Whole Wheat Bizkit

Dallas' Uncontrollable Urge leaves everything onstage, from its extremely mixed sound to its bleeding jock

"I look like Fred Durst in this fucking hat," says Jakob Sereno, lead singer of the Uncontrollable Urge, as he tosses the offending cap to drummer Chris Galbraith. Sereno fidgets in his chair as he listens to a newly recorded track in a studio in northwest Dallas. Excited by the sounds he hears, Sereno, a young father of two, smiles as he takes in his own tortured wailing.

"Schizophrenia is part of our sound," says guitarist Jovan Santos. "We just can't follow one path." Indeed, songs such as "Behave" and "The Bastard Plan" show a band channeling influences as diverse as The Police, Pantera and Faith No More, all topped off with Sereno's trebly shriek, a nod to punk godfather Jello Biafra of the Dead Kennedys.

Originally from El Paso, Sereno formed the band in San Antonio and brought Galbraith and Santos with him to Dallas three years ago where they soon hooked up with bassist Matt Ostman. After months of rehearsing, the band (named after a Devo song) started playing gigs at Bar of Soap, Reno's Chop Shop and the recently closed Tac Room, drawing attention for Sereno's wild stage antics (he once appeared in a bloody jock strap the day after his vasectomy) and the band's disparate mix of punk, metal, funk and jazz.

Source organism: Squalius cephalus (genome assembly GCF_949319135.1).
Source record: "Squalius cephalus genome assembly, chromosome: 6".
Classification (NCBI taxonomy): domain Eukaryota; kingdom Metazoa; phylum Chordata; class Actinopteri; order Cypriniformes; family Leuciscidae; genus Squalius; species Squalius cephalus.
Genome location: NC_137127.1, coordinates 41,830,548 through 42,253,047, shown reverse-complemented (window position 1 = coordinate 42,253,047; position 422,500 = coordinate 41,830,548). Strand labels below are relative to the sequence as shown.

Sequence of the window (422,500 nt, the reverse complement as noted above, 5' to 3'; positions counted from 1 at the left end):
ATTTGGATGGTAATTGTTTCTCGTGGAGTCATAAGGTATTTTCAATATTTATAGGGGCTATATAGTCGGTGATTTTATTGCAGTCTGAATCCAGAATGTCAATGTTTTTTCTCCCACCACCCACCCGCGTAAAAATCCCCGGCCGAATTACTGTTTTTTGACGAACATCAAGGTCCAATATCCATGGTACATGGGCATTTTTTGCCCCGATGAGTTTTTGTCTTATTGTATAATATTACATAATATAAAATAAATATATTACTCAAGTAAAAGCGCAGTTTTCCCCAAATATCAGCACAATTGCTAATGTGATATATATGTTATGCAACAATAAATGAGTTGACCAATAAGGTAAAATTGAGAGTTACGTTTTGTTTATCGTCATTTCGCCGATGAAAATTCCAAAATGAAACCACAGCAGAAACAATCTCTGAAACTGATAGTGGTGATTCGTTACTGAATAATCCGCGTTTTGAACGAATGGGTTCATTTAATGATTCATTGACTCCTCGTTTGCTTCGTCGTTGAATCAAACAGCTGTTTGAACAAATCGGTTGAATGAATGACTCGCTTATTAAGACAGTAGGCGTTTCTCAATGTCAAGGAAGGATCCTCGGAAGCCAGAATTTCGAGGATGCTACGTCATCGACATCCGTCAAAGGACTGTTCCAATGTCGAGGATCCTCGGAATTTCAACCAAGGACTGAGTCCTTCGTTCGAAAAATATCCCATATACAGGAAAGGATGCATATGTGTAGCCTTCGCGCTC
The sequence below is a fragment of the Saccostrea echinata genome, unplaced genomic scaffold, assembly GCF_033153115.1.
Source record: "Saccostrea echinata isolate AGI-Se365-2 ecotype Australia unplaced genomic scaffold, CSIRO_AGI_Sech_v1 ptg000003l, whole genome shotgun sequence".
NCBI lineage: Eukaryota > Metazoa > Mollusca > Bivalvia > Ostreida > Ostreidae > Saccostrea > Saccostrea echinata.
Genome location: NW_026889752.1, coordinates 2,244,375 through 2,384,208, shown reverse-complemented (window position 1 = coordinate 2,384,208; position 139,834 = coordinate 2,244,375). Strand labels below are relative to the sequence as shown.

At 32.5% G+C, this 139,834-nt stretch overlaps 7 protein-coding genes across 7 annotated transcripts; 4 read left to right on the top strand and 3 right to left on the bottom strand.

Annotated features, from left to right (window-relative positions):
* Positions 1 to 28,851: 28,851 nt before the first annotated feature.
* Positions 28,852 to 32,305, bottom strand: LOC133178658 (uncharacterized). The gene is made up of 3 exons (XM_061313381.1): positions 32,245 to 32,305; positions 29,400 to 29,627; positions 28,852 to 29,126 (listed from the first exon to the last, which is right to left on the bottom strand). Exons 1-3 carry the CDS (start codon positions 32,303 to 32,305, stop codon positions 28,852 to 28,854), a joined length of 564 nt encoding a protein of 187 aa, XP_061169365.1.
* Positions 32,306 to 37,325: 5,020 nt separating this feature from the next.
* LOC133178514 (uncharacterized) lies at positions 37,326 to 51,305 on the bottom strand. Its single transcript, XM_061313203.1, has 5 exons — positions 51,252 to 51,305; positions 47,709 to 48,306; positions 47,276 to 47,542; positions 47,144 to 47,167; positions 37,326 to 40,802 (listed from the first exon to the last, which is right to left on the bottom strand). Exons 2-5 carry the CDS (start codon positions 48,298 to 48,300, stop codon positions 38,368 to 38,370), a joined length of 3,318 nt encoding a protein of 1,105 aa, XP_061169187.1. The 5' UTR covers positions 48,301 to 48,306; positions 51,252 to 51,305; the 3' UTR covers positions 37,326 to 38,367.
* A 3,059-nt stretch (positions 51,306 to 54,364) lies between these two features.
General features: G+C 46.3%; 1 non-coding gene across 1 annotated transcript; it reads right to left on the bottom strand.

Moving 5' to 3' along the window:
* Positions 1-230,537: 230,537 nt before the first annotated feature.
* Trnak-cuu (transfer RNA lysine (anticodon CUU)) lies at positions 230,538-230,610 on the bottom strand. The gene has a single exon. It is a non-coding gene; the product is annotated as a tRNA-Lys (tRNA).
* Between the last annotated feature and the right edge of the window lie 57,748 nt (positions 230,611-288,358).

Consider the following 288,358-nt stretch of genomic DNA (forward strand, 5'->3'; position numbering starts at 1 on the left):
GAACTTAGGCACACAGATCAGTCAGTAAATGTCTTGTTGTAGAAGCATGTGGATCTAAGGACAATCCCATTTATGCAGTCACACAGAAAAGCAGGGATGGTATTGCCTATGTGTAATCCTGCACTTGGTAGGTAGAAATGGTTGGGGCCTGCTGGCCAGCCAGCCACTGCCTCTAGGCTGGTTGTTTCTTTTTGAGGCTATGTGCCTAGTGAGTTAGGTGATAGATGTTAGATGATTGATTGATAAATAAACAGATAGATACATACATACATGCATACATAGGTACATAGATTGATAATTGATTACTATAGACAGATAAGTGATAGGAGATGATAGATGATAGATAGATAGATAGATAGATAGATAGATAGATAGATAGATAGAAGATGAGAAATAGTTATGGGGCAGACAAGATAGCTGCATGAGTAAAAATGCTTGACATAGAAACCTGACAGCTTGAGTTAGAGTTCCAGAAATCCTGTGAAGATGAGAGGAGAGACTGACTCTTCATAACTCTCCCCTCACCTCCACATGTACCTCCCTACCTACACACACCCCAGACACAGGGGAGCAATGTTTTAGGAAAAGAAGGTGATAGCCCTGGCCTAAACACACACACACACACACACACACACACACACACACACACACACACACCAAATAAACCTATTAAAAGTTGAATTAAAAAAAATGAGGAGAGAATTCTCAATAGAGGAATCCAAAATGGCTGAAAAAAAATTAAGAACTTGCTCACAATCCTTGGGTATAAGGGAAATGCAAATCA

"Dallas is filled with exactly the same type of bands," says Ostman. "People here are used to hearing the same fucking thing, and we want to change that."

Part of that change starts with the recording of a three-song EP and a live DVD to be released this fall. The band recently won free studio time for being chosen the best act at a Goodnight Audio Showcase and seems to entice a few more fans into their warped universe with each new gig.

"A lot of people like us who don't generally like heavy music," says Ostman. And while the sound of the Uncontrollable Urge is definitely heavy--even Durst-like, though Sereno might not admit it--it's also laced with uncommon elements such as ambient keyboards and choppy neo-funk rhythms. Other tracks feature improvisational jams and even facets of dub and lounge.

"We don't shut out any ideas," says Sereno. "And we don't latch onto anyone's train."

The nearly completed studio track "Join Us" bristles with an odd energy, a warped concoction of metal's overbearing gloom and old school punk's political defiance. Sereno brings a chaotic sensibility to the proceedings, like the brat kid out to spoil the picnic. But it's exactly his nervous twitch and manic persona that unifies the many elements jumping in and out of the molten mix.

"We have enough material for three CDs," Sereno boasts, "but we want to make a live DVD so people can experience everything we do." Their GWAR-like concert antics are decidedly unnecessary, however, as the innate power and range of the songs carry the weight just fine. More is not always better, and the four members of the Uncontrollable Urge are just now learning the value of restraint.

"We're all big dorks," proclaims Sereno. "Especially me...But now is our time." Despite his ever-present bravado--he goes so far as to call Urge "the best band nobody has heard of"--he just may be right.

 
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